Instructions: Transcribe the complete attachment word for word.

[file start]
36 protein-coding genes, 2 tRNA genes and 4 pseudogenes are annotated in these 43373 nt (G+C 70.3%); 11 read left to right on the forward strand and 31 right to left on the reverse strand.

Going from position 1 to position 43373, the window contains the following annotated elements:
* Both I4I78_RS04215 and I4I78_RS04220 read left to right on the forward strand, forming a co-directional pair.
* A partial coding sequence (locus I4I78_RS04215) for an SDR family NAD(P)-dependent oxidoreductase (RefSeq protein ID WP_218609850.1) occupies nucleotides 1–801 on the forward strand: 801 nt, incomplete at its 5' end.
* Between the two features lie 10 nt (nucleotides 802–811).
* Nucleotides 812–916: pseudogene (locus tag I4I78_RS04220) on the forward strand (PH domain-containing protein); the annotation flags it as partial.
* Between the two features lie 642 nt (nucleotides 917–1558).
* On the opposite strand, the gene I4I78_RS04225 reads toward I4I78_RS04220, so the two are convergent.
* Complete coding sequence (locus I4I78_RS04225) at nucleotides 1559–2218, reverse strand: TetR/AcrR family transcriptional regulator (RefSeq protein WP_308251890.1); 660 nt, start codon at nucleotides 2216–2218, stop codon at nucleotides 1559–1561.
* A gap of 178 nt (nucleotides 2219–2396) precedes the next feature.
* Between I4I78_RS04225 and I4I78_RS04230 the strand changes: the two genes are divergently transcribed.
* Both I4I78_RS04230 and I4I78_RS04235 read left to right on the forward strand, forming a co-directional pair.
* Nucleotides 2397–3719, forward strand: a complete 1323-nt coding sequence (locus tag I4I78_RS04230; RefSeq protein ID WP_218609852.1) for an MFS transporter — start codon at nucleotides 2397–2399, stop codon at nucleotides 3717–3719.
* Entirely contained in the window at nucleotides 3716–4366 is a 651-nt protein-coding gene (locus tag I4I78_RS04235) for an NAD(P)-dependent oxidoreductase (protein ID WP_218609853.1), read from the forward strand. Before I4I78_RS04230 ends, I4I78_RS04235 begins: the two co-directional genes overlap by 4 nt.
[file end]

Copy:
36 protein-coding genes, 2 tRNA genes and 4 pseudogenes are annotated in these 43373 nt (G+C 70.3%); 11 read left to right on the forward strand and 31 right to left on the reverse strand.

Going from position 1 to position 43373, the window contains the following annotated elements:
* Both I4I78_RS04215 and I4I78_RS04220 read left to right on the forward strand, forming a co-directional pair.
* A partial coding sequence (locus I4I78_RS04215) for an SDR family NAD(P)-dependent oxidoreductase (RefSeq protein ID WP_218609850.1) occupies nucleotides 1–801 on the forward strand: 801 nt, incomplete at its 5' end.
* Between the two features lie 10 nt (nucleotides 802–811).
* Nucleotides 812–916: pseudogene (locus tag I4I78_RS04220) on the forward strand (PH domain-containing protein); the annotation flags it as partial.
* Between the two features lie 642 nt (nucleotides 917–1558).
* On the opposite strand, the gene I4I78_RS04225 reads toward I4I78_RS04220, so the two are convergent.
* Complete coding sequence (locus I4I78_RS04225) at nucleotides 1559–2218, reverse strand: TetR/AcrR family transcriptional regulator (RefSeq protein WP_308251890.1); 660 nt, start codon at nucleotides 2216–2218, stop codon at nucleotides 1559–1561.
* A gap of 178 nt (nucleotides 2219–2396) precedes the next feature.
* Between I4I78_RS04225 and I4I78_RS04230 the strand changes: the two genes are divergently transcribed.
* Both I4I78_RS04230 and I4I78_RS04235 read left to right on the forward strand, forming a co-directional pair.
* Nucleotides 2397–3719, forward strand: a complete 1323-nt coding sequence (locus tag I4I78_RS04230; RefSeq protein ID WP_218609852.1) for an MFS transporter — start codon at nucleotides 2397–2399, stop codon at nucleotides 3717–3719.
* Entirely contained in the window at nucleotides 3716–4366 is a 651-nt protein-coding gene (locus tag I4I78_RS04235) for an NAD(P)-dependent oxidoreductase (protein ID WP_218609853.1), read from the forward strand. Before I4I78_RS04230 ends, I4I78_RS04235 begins: the two co-directional genes overlap by 4 nt.